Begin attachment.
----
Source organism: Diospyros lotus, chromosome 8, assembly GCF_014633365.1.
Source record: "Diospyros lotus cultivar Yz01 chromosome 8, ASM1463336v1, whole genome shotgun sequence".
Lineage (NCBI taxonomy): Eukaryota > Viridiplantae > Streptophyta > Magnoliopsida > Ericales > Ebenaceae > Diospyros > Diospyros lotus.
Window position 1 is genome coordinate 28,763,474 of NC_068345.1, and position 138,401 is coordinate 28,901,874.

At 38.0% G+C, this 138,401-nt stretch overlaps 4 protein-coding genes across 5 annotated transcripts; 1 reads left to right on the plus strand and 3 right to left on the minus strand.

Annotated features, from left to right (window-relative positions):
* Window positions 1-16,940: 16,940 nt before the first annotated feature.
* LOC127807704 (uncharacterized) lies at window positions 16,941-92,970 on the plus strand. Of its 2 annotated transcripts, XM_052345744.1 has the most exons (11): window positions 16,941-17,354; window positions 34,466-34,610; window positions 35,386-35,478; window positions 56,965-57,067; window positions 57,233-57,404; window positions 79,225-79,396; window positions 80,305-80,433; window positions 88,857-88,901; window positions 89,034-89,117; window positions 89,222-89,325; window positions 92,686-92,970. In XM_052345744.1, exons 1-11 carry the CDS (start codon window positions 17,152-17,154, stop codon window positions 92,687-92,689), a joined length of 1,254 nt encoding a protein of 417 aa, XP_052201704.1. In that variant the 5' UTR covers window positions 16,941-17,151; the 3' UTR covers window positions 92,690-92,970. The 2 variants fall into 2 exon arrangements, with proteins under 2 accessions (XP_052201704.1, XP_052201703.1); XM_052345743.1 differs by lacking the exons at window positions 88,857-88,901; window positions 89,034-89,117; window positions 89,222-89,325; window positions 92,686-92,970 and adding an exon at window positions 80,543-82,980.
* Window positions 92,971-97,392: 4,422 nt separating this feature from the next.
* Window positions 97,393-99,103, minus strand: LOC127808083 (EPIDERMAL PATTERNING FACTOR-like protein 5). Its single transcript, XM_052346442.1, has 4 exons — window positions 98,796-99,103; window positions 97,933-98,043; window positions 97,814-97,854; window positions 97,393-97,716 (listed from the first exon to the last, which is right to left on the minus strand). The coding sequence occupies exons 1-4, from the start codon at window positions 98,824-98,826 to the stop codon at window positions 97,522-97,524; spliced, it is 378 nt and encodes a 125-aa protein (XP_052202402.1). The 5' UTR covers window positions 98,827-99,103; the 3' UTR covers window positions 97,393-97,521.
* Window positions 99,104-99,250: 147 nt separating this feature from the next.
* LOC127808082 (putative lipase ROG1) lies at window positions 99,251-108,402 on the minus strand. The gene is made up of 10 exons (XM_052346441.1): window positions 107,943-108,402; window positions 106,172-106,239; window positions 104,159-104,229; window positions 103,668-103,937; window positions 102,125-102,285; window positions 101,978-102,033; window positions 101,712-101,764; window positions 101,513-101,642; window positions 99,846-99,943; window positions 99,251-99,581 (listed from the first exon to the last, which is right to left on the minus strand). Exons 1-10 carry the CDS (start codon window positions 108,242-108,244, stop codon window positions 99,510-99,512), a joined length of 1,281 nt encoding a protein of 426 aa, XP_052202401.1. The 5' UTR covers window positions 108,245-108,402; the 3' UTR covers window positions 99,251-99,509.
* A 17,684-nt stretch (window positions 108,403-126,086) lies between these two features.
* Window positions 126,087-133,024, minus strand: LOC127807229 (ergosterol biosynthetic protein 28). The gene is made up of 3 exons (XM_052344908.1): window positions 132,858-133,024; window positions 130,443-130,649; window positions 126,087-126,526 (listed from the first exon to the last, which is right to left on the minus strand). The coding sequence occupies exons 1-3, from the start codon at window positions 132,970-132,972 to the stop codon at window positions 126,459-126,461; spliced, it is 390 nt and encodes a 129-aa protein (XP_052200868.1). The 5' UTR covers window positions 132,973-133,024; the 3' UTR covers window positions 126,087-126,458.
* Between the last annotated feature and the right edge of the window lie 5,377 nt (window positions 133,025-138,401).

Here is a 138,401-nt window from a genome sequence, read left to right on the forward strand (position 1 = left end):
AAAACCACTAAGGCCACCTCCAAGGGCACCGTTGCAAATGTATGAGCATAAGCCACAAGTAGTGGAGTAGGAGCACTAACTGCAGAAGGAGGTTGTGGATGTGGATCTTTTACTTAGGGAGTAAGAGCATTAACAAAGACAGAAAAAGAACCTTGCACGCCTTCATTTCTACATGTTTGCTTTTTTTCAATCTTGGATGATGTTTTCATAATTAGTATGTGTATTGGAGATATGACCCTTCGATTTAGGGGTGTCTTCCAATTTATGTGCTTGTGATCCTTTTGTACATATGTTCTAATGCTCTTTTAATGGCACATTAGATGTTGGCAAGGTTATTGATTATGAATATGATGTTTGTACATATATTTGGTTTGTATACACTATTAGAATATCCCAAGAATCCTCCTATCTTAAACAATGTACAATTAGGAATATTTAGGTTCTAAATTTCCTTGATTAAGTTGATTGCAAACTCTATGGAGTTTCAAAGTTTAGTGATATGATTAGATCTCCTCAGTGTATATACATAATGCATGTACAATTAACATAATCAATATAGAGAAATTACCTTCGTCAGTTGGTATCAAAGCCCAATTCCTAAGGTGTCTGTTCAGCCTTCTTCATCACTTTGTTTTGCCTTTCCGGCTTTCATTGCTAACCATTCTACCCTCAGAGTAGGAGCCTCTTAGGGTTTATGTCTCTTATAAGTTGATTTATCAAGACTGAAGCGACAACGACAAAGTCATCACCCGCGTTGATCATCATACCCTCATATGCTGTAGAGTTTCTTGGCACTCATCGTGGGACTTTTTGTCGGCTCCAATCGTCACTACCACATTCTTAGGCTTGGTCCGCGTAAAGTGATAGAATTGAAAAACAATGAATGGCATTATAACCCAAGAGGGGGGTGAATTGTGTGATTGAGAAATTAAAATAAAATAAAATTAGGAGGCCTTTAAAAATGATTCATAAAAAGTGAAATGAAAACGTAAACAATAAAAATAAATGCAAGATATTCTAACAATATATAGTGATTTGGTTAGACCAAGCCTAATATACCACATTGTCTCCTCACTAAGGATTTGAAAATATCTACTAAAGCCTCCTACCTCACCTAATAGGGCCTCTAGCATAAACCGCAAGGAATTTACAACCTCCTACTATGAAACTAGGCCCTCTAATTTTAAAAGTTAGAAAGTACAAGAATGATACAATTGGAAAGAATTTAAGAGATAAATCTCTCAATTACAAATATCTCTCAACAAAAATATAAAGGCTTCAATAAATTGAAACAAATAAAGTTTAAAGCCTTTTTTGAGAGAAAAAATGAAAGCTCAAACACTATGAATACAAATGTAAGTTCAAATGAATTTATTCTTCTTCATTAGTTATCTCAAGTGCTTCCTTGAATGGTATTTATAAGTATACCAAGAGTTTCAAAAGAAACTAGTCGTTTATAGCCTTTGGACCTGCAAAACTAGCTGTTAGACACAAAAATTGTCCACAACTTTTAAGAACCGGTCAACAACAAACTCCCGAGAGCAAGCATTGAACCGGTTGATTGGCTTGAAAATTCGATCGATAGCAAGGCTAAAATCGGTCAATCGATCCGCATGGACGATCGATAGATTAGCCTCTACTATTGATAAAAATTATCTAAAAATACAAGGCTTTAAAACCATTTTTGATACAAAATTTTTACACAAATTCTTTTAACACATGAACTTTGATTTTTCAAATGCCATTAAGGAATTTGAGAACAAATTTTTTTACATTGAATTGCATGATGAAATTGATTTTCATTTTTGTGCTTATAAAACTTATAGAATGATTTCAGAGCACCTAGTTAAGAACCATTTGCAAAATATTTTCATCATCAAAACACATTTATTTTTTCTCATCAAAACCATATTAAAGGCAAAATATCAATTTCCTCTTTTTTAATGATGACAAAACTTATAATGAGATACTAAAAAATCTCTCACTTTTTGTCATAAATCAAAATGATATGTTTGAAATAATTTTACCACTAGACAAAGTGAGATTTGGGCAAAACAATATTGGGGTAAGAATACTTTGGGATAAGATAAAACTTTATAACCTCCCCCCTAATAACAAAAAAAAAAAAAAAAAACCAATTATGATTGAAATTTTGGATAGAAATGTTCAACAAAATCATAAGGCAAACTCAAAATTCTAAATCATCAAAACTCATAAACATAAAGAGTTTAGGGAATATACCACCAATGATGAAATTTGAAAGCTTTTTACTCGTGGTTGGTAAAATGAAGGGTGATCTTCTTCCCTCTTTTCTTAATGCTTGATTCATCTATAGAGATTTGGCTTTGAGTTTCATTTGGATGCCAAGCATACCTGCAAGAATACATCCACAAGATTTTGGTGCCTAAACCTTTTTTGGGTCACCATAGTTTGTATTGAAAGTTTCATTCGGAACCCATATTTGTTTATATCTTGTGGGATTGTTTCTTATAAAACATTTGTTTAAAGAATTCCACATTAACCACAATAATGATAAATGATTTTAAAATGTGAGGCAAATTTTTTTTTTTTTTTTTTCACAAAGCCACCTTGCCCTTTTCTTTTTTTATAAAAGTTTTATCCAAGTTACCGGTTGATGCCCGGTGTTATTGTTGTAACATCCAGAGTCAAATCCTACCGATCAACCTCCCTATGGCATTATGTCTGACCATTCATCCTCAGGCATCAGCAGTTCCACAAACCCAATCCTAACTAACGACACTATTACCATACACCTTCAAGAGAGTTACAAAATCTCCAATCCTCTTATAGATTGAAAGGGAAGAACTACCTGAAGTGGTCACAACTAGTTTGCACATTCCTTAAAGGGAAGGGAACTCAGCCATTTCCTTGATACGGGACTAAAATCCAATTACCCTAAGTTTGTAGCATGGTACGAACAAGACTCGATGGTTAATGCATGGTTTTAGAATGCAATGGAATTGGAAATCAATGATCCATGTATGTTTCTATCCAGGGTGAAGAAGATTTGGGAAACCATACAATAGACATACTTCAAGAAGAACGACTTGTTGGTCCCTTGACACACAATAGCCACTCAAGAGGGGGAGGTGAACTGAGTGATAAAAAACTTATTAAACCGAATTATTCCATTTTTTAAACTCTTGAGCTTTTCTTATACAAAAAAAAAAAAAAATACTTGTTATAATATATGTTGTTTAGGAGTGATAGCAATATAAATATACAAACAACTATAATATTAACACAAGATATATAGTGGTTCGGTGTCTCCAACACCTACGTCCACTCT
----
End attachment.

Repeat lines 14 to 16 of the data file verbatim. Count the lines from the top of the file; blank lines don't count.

* Window positions 126,087-133,024, minus strand: LOC127807229 (ergosterol biosynthetic protein 28). The gene is made up of 3 exons (XM_052344908.1): window positions 132,858-133,024; window positions 130,443-130,649; window positions 126,087-126,526 (listed from the first exon to the last, which is right to left on the minus strand). The coding sequence occupies exons 1-3, from the start codon at window positions 132,970-132,972 to the stop codon at window positions 126,459-126,461; spliced, it is 390 nt and encodes a 129-aa protein (XP_052200868.1). The 5' UTR covers window positions 132,973-133,024; the 3' UTR covers window positions 126,087-126,458.
* Between the last annotated feature and the right edge of the window lie 5,377 nt (window positions 133,025-138,401).

Here is a 138,401-nt window from a genome sequence, read left to right on the forward strand (position 1 = left end):